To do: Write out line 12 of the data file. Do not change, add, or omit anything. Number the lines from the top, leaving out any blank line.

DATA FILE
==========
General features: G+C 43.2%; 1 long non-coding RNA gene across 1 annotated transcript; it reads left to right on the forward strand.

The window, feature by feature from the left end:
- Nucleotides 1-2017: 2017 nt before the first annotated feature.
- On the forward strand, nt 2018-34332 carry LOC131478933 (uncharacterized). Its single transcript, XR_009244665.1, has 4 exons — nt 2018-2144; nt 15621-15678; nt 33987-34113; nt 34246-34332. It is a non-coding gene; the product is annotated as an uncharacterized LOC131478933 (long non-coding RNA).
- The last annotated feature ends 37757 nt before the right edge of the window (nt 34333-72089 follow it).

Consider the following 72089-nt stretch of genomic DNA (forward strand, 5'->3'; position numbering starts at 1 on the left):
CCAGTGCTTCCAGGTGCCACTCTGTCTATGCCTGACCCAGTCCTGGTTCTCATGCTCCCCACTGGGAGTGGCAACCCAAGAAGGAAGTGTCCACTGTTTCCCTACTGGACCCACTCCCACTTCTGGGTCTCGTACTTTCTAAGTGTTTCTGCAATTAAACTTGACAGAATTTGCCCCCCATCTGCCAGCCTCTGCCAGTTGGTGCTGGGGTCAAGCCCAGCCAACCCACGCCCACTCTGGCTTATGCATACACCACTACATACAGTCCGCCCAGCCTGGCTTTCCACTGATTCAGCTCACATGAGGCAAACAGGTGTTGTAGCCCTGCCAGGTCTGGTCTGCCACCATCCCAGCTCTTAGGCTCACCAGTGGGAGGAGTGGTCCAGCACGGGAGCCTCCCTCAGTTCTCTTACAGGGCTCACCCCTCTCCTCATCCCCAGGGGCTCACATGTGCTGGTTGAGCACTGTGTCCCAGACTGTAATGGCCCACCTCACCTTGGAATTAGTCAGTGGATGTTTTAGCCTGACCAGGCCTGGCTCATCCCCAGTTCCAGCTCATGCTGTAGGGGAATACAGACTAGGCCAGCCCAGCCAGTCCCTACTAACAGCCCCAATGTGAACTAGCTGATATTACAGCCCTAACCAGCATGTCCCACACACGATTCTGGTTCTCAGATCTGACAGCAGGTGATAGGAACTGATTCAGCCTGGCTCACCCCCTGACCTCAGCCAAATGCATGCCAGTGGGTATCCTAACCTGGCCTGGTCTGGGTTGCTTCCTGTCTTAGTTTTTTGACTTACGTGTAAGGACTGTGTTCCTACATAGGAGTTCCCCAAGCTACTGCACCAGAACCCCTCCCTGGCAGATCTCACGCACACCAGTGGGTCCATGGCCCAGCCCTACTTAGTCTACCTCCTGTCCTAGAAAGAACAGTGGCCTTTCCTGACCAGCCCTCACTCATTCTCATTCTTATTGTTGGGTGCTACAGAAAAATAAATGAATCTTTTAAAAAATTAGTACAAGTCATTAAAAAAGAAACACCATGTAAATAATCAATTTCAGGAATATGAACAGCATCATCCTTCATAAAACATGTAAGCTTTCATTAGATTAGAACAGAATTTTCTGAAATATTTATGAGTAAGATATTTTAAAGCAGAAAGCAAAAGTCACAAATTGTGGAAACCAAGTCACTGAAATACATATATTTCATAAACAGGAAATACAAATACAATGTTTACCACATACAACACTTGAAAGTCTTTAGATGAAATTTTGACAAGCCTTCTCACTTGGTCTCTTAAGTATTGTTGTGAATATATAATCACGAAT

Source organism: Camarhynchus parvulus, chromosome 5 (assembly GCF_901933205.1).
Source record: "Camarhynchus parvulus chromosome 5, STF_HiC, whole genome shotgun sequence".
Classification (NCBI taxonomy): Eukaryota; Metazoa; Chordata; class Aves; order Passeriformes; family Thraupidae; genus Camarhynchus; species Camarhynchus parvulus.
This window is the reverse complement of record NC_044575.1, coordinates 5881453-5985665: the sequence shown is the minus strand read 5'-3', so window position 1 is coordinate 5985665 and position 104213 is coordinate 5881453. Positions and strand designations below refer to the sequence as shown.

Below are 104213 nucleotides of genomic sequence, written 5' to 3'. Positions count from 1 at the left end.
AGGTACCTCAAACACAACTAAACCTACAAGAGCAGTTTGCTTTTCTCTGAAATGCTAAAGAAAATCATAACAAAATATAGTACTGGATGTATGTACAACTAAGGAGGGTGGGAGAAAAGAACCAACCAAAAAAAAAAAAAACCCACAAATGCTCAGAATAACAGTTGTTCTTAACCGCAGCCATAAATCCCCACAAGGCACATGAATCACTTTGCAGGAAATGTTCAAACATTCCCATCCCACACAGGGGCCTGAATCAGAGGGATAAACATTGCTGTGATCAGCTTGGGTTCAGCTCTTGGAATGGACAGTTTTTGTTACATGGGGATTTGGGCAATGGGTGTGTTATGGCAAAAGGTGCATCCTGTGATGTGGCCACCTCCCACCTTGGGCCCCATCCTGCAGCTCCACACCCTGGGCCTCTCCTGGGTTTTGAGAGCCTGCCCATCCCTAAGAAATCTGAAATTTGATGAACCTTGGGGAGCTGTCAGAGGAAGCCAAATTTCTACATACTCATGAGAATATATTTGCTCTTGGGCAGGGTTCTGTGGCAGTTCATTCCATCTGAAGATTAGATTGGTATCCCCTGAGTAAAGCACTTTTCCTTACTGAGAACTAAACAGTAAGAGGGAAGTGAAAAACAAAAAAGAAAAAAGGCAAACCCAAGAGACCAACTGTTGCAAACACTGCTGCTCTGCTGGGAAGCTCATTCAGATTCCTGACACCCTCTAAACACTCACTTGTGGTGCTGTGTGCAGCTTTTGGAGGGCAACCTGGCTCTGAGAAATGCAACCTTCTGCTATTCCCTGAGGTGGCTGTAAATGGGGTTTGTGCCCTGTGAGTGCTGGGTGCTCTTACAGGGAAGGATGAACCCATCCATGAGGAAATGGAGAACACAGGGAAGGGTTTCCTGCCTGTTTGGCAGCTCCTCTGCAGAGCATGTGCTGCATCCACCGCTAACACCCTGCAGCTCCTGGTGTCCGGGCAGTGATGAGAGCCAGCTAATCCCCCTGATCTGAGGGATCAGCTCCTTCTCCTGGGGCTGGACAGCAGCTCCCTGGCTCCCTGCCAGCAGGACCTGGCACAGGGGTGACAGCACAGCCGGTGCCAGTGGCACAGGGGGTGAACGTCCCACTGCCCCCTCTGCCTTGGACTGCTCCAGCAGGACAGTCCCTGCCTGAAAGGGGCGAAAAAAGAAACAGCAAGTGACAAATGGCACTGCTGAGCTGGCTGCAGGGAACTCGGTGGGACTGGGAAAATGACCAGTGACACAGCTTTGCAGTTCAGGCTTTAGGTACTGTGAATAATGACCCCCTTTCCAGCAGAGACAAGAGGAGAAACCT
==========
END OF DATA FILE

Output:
Below are 104213 nucleotides of genomic sequence, written 5' to 3'. Positions count from 1 at the left end.